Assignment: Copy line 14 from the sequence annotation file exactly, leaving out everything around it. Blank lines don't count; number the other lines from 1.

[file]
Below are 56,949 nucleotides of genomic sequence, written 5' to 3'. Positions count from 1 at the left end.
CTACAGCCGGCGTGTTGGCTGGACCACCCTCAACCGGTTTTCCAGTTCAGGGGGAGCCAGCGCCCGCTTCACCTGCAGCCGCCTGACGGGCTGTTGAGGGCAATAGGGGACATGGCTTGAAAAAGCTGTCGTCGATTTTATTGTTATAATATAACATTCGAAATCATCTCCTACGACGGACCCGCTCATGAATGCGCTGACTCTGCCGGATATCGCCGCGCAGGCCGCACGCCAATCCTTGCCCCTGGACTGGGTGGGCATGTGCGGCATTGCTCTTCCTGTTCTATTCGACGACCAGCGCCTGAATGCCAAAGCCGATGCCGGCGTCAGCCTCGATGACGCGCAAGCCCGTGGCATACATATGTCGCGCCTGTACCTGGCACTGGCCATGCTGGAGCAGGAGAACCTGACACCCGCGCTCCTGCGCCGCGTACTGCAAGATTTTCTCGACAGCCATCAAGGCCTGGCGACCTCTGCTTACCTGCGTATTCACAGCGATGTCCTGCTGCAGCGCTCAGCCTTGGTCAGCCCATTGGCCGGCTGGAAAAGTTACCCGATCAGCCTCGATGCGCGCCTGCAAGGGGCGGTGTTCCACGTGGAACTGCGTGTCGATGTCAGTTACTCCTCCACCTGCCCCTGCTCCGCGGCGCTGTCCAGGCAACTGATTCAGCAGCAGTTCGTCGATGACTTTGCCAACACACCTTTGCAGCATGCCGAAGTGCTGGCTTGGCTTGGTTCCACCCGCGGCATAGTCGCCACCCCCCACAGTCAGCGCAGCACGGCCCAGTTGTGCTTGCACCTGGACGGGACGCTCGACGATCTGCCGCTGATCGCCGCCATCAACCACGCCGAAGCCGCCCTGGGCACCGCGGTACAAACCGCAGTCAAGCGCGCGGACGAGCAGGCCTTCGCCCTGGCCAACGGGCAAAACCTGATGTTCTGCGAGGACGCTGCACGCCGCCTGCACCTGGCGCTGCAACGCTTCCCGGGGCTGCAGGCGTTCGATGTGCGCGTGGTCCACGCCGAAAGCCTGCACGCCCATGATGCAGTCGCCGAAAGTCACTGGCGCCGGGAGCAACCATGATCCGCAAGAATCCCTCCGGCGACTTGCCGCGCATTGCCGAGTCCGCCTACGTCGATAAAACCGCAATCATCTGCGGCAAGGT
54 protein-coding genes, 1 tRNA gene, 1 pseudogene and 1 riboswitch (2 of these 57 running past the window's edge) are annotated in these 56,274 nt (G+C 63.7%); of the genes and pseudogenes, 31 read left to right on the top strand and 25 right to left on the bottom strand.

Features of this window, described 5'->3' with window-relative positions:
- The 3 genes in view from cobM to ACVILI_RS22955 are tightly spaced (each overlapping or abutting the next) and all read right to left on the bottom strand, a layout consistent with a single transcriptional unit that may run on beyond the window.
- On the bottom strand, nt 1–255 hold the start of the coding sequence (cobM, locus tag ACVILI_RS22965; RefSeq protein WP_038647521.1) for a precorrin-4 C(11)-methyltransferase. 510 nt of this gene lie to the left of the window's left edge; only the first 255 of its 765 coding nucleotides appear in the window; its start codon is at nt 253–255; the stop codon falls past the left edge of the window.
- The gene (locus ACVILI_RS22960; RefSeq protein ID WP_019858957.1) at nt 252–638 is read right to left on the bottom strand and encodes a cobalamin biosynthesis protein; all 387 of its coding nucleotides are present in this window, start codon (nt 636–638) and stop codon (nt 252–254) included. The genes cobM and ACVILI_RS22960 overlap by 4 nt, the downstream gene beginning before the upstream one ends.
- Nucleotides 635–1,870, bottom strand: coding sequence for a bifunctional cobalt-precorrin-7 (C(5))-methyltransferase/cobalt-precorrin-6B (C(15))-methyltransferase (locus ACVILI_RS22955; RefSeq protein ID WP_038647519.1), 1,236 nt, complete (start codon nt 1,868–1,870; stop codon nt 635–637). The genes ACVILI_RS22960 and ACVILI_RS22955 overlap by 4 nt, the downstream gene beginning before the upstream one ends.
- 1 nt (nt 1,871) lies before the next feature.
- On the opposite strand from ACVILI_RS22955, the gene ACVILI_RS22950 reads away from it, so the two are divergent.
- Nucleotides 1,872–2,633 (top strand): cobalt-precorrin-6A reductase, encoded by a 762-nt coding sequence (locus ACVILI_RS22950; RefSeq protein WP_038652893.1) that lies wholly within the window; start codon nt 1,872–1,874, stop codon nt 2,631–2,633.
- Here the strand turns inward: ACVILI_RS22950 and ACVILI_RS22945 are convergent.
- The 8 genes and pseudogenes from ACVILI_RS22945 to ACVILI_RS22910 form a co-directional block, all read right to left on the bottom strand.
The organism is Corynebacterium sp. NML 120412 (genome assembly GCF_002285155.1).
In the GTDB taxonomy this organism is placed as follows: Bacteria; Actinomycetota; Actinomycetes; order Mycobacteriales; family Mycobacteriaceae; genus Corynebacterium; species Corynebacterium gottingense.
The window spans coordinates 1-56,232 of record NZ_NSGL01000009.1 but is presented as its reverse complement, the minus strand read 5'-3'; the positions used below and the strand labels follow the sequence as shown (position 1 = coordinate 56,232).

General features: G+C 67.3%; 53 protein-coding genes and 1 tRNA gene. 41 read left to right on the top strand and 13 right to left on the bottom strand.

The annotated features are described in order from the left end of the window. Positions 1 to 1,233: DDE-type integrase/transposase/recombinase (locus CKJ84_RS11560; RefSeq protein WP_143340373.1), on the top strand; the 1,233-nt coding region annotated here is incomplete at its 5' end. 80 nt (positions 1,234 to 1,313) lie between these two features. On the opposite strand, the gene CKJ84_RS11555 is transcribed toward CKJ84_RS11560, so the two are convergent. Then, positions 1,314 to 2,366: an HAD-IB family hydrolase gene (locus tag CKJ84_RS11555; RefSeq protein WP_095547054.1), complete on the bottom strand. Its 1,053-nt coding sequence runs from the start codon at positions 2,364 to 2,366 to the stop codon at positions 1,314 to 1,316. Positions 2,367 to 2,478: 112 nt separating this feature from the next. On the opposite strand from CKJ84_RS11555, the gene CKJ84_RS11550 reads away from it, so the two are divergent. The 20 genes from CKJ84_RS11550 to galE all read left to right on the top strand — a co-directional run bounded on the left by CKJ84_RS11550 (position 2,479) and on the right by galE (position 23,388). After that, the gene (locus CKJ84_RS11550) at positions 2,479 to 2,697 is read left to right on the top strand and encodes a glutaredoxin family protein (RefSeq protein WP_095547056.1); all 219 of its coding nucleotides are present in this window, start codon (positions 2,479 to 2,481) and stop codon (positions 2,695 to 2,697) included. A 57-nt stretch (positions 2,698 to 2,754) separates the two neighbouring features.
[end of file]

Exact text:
The organism is Corynebacterium sp. NML 120412 (genome assembly GCF_002285155.1).